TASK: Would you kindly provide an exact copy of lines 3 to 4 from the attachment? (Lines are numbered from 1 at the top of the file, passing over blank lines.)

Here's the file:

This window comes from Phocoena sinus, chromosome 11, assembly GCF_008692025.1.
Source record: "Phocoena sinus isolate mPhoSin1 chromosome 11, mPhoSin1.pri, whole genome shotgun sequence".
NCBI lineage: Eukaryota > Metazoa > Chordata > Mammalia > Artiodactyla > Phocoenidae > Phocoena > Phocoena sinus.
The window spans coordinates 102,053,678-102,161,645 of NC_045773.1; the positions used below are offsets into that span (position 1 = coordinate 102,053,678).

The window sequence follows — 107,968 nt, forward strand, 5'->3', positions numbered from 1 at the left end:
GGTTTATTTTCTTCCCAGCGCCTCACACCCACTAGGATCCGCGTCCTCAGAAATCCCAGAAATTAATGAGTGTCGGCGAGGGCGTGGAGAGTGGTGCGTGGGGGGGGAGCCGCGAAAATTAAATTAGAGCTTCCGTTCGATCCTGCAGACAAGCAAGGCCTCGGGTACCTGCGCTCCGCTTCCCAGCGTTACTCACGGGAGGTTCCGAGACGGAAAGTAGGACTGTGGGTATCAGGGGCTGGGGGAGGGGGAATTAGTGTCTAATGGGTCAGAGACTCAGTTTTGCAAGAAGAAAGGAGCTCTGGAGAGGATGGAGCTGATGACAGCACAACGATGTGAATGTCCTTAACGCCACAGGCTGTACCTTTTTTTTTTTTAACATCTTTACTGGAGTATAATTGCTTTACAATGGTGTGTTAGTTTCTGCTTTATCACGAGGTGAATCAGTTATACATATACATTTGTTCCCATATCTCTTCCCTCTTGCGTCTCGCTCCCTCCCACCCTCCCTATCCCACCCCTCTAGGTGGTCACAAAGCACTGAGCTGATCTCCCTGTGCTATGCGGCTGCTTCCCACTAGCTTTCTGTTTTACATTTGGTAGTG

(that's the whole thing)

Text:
NCBI lineage: Eukaryota > Metazoa > Chordata > Mammalia > Artiodactyla > Phocoenidae > Phocoena > Phocoena sinus.
The window spans coordinates 102,053,678-102,161,645 of NC_045773.1; the positions used below are offsets into that span (position 1 = coordinate 102,053,678).